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From: Konstantin Ryabitsev <>
Subject: Distributing kernel developer PGP keys via pgpkeys.git
Date: Fri, 30 Aug 2019 10:30:27 -0400	[thread overview]
Message-ID: <20190830143027.cffqda2vzggrtiko@chatter.i7.local> (raw)

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Hi, all:

As you may be aware, the SKS keyserver network has been very unreliable 
lately due to two general factors:

- a large number of SKS servers were shut down in the past year or so 
  due to GDPR compliance concerns (as designed, SKS is not compliant and 
  cannot be made compliant)
- the recent signature poisoning attack generated general distrust of 
  the keyserver network, so people have been avoiding submitting key 
  updates to the keyservers, resulting in keyserver data becoming 
  increasingly stale
- the web of trust concept is seen as an obsolete concept because it 
  doesn't scale to the whole of the internet, so there is little 
  motivation for anyone to fix the keyserver problem

This has caused an issue for the kernel development community, since 
many do rely on the PGP web of trust when performing such actions like 
checking PGP signatures on git tags found in pull requests. A 
significant number of developers have also been increasingly relying on to maintain the Web Key Directory (WKD), which now acts as a 
certifying authority.

Unfortunately, if we abandon the web of trust completely, we will have 
to go back to relying on infrastructure as the source of 
trust. has been hacked in the past -- ever since then our 
goal has always been to keep developers as the sole and only source of 
truth. This requirement is why we cannot and should not abandon the 
developer web of trust and must keep it going, at least in parallel to 
the WKD and similar efforts.

I've investigated a bunch of keyserver/key distribution options 
available today and none of the current ones offer what we need to do:

- SKS: hasn't been maintained in 15+ years, isn't and cannot be made
  GDPR-compliant, is written in a quaint implementation of OCaml, and is 
  vulnerable to DoS attacks via signature poisoning.
- Hagrid ( strips 3rd-party signatures, so cannot be 
  used for WoT purposes (also, it requires a Rust nightly build to run).
- Web Key Submission (WKS): strips both 3rd-party signatures and any 
  UIDs that aren't -- so while we will offer it as a way to 
  publish key updates, it is neither sufficient for Linux development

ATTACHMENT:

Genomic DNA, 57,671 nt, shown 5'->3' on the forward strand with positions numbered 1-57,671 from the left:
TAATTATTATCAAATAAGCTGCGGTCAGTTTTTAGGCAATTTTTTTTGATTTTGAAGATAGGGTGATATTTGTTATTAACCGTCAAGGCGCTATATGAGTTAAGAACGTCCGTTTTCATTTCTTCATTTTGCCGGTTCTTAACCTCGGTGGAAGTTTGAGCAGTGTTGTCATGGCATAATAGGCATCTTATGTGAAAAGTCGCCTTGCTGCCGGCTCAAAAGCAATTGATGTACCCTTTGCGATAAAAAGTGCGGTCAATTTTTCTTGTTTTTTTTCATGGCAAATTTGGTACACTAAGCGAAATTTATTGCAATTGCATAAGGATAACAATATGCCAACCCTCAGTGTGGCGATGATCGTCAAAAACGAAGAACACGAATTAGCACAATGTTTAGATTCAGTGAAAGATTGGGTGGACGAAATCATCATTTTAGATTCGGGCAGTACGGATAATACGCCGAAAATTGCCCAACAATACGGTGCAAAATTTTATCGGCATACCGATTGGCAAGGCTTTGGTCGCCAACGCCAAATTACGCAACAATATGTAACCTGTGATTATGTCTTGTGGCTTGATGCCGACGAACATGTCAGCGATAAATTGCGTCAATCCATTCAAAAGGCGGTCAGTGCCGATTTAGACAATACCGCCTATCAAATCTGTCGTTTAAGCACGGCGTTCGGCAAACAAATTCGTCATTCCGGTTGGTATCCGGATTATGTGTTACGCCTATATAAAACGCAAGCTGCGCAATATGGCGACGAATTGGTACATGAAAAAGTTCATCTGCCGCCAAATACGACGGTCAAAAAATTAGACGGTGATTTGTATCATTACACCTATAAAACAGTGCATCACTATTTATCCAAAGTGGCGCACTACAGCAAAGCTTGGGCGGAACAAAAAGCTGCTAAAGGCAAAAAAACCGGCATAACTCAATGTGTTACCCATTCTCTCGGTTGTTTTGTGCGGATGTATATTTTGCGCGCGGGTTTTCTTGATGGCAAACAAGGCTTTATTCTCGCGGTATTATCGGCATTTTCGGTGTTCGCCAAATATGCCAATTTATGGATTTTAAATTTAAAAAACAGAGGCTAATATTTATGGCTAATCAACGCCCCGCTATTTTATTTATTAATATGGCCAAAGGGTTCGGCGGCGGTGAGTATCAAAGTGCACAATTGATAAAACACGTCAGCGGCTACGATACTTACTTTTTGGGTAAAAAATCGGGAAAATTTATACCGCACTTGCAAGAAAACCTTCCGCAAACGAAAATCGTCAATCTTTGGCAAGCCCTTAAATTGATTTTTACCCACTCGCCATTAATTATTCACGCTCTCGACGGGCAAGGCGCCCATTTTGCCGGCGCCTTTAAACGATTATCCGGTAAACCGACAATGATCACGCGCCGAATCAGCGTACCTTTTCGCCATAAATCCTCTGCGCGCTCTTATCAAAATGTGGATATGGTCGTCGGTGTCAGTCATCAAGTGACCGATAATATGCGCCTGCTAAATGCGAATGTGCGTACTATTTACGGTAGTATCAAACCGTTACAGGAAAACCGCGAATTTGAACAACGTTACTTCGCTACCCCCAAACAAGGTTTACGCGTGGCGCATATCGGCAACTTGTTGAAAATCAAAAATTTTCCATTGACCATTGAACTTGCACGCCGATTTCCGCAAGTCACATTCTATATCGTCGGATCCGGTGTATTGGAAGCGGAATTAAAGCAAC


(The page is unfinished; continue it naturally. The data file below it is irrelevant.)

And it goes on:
(not all developers have accounts), nor is useful for WoT 
  maintenance purposes.

So, we are going to do something similar to Debian's keyring package -- 
I will maintain a git repository of developer keys and everyone 
interested will be able to pull and refresh from that repository.

Here's what is already done:

- the repository is available here:
- it provides both .asc exports of individual keys and handy graphs to 
  see each key's trust paths to Linus (done with wotmate, see
- it additionally provides a korg-refresh-keys script that can be run 
  either manually or from cron to automatically refresh updated keys
- any 3rd-party signatures from keys not present in the repo are 
  stripped during export
- to submit key updates, send an ascii-armoured key export to, which is currently processed manually, but 
  we'll be adding automation to streamline the process
- the keys submission archive is available on for historical purposes
- see the README.rst file for more info on these topics:

Here's what is left to be done:

- add automation around to add pre-validation via 
  one of the key's UIDs (e.g. via requiring a valid signature of a 
  specific nonce)
- add automatic notifications of key expiry with instructions of how to 
  extend expiry dates and resubmit
- add automatic tracking of additions to the MAINTAINERS file so new 
  people can be auto-spammed to send their keys to

As you can see, this project is still young, so if you have any 
improvement recommendations, please feel free to let me know.

Best regards,

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                 reply	other threads:[~2019-08-30 14:30 UTC|newest]

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